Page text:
Running Pains: The Injury Report for Metatarsalgia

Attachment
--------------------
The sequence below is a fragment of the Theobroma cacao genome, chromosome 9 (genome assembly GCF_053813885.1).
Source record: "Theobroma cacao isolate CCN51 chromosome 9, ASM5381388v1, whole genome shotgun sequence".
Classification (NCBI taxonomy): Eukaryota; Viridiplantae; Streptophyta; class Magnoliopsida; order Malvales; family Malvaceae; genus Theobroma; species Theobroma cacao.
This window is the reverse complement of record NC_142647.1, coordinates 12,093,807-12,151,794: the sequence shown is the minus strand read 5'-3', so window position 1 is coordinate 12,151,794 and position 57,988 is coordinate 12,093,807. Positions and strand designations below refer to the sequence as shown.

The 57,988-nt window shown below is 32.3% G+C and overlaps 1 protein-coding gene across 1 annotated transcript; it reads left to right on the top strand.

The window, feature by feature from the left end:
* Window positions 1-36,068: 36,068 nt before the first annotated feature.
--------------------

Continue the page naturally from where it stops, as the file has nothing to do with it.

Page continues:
The Northeast is still recovering from blizzard Nemo, but in Florida February is the start to beautiful weather. Many runners are starting the race seasonby training hard and putting many miles on their sneakers. As with a more intense training schedule common ball of foot pain can rear its ugly head. If these pains include a sharp burning or discomfort in the ball of your foot and get worse when you stand or walk, you may be experiencing metatarsalgia. Metatarsalgia can include a wide range of pains focusing around the area between your arch and your toes. Folks often incorrectly refer to these symptoms as a "stone bruise." You may have a tingling or numbness in your toes, or a pain that seems to spread from the ball of your foot into your toes. This can be caused by a variety of factors from the wrong footwear, to putting excess stress or weight on the metatarsals, as well as either an increased or strenuous activity schedule. This causes inflammation and pain most commonly around the ball at the base of the first and second toes although others may also be involved. Other risk factors include high arch, hammertoe, bunion, excess body weight, stress fractures and Morton's neuroma. This condition, though it can be extremely painful, is generally not serious and easy to treat. Untreated, the pain can negatively affect many activities due to the increased pain when walking, and can lead to more serious pains in your knees, hips, and back. To rule out more serious reasons for the pain, you should be seen by a podiatrist who can confirm the diagnosis as well as discuss the treatment options. Treatments vary depending on the severity and the individuals activity level and original cause of the condition. Significant pain relief can be obtained by many by resting and icing the painful area, and ensuring a proper fitting shoe. Many continue pain free with the assistance of custom orthotics, arch supports, or insoles. For more severe and persistent pains that are not relieved by conservative therapy, surgery may be required for resolution. Don’t let pain keep you from crossing the finish line this weekend at the 26.2 with Donna. Call First Coast Foot and Ankle Clinicat 904-739-9129 or go online to make an appointment today.